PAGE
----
The Qualified Charitable Distribution (QCD) from an Individual Retirement Account (IRA) remains unchanged with the new tax law to go into effect in 2018. A quick recap of the QCD is timely here:
• The IRA owner must be 70 1/2 or older;
• The transfer can be for no more than $100,000/yr. , the amount may be smaller;
• The QCD is not reported in your taxable income, but you receive no tax deduction;
• Only applies to gifts from Individual Retirement Accounts and NOT from 401(k) plans, SEP IRA’s or other tax-favored retirement planning vehicles;
• Qualifies toward the required minimum distribution. The transfer is made directly from a custodian or trustee to a qualified charitable organization;
• Discuss with your tax and financial advisor before initiating such a gift.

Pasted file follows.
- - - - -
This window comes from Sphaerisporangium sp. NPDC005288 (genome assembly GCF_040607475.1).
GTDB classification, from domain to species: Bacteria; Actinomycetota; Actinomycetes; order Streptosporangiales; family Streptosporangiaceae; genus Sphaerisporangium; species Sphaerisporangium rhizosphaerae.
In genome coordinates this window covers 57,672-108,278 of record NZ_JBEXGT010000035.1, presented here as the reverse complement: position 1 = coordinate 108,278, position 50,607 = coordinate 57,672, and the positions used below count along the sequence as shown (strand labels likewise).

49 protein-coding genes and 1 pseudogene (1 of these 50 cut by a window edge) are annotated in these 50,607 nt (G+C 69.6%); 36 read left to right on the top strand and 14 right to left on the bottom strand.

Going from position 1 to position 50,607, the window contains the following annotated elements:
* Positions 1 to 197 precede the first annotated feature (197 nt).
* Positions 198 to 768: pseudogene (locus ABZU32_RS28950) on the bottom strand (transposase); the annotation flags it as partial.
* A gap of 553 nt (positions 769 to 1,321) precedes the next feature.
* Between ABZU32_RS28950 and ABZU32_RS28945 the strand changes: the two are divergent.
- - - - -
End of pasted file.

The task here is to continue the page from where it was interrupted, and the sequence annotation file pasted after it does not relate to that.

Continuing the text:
Because of the new tax law’s increased standard deduction, many taxpayers will no longer itemize and therefore will not deduct charitable contributions. The QCD can be advantageous in that you avoid recognition of income by diverting all or part of your required minimum distribution directly from your IRA custodian to the qualified charity.
In addition to supporting a qualified charity with a QCD, you may still consider the charity as a primary or secondary beneficiary of your IRA account after your lifetime. Because these funds are received by a qualified charity with no income tax liability, they can be a great choice for your after-lifetime philanthropy, leaving tax friendly assets to pass to your family and other heirs.